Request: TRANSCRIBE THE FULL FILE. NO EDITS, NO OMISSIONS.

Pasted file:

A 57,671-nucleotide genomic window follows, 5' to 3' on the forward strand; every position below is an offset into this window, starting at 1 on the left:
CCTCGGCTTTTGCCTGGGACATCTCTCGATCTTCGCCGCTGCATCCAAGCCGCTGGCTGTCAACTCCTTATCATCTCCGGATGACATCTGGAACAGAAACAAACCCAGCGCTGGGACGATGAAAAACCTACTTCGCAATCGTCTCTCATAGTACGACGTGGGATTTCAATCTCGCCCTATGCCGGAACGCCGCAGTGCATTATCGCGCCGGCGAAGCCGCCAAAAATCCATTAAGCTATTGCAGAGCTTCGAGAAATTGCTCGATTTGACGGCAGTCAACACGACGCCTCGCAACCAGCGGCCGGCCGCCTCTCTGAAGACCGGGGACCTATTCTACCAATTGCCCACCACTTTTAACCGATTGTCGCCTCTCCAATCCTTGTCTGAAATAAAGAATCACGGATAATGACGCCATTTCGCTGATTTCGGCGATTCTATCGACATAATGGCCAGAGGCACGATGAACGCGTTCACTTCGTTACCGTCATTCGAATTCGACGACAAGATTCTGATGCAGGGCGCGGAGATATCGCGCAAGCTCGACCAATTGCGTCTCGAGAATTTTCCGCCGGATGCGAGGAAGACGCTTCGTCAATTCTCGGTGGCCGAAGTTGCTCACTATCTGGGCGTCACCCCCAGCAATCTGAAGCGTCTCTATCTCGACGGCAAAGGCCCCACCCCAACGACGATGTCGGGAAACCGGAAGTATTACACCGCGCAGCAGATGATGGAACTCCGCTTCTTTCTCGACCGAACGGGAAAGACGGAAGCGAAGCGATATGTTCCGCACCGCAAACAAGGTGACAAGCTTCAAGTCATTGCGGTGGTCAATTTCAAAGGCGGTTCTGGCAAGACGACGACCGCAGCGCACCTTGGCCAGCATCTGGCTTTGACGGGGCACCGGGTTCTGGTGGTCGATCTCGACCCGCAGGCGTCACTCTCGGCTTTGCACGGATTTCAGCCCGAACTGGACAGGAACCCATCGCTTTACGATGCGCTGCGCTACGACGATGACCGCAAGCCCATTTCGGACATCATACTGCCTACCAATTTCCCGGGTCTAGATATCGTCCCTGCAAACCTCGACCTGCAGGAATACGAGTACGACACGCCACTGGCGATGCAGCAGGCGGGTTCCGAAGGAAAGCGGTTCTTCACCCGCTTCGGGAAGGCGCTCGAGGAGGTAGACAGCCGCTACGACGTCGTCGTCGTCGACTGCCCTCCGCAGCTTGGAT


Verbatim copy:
A 57,671-nucleotide genomic window follows, 5' to 3' on the forward strand; every position below is an offset into this window, starting at 1 on the left:
CCTCGGCTTTTGCCTGGGACATCTCTCGATCTTCGCCGCTGCATCCAAGCCGCTGGCTGTCAACTCCTTATCATCTCCGGATGACATCTGGAACAGAAACAAACCCAGCGCTGGGACGATGAAAAACCTACTTCGCAATCGTCTCTCATAGTACGACGTGGGATTTCAATCTCGCCCTATGCCGGAACGCCGCAGTGCATTATCGCGCCGGCGAAGCCGCCAAAAATCCATTAAGCTATTGCAGAGCTTCGAGAAATTGCTCGATTTGACGGCAGTCAACACGACGCCTCGCAACCAGCGGCCGGCCGCCTCTCTGAAGACCGGGGACCTATTCTACCAATTGCCCACCACTTTTAACCGATTGTCGCCTCTCCAATCCTTGTCTGAAATAAAGAATCACGGATAATGACGCCATTTCGCTGATTTCGGCGATTCTATCGACATAATGGCCAGAGGCACGATGAACGCGTTCACTTCGTTACCGTCATTCGAATTCGACGACAAGATTCTGATGCAGGGCGCGGAGATATCGCGCAAGCTCGACCAATTGCGTCTCGAGAATTTTCCGCCGGATGCGAGGAAGACGCTTCGTCAATTCTCGGTGGCCGAAGTTGCTCACTATCTGGGCGTCACCCCCAGCAATCTGAAGCGTCTCTATCTCGACGGCAAAGGCCCCACCCCAACGACGATGTCGGGAAACCGGAAGTATTACACCGCGCAGCAGATGATGGAACTCCGCTTCTTTCTCGACCGAACGGGAAAGACGGAAGCGAAGCGATATGTTCCGCACCGCAAACAAGGTGACAAGCTTCAAGTCATTGCGGTGGTCAATTTCAAAGGCGGTTCTGGCAAGACGACGACCGCAGCGCACCTTGGCCAGCATCTGGCTTTGACGGGGCACCGGGTTCTGGTGGTCGATCTCGACCCGCAGGCGTCACTCTCGGCTTTGCACGGATTTCAGCCCGAACTGGACAGGAACCCATCGCTTTACGATGCGCTGCGCTACGACGATGACCGCAAGCCCATTTCGGACATCATACTGCCTACCAATTTCCCGGGTCTAGATATCGTCCCTGCAAACCTCGACCTGCAGGAATACGAGTACGACACGCCACTGGCGATGCAGCAGGCGGGTTCCGAAGGAAAGCGGTTCTTCACCCGCTTCGGGAAGGCGCTCGAGGAGGTAGACAGCCGCTACGACGTCGTCGTCGTCGACTGCCCTCCGCAGCTTGGAT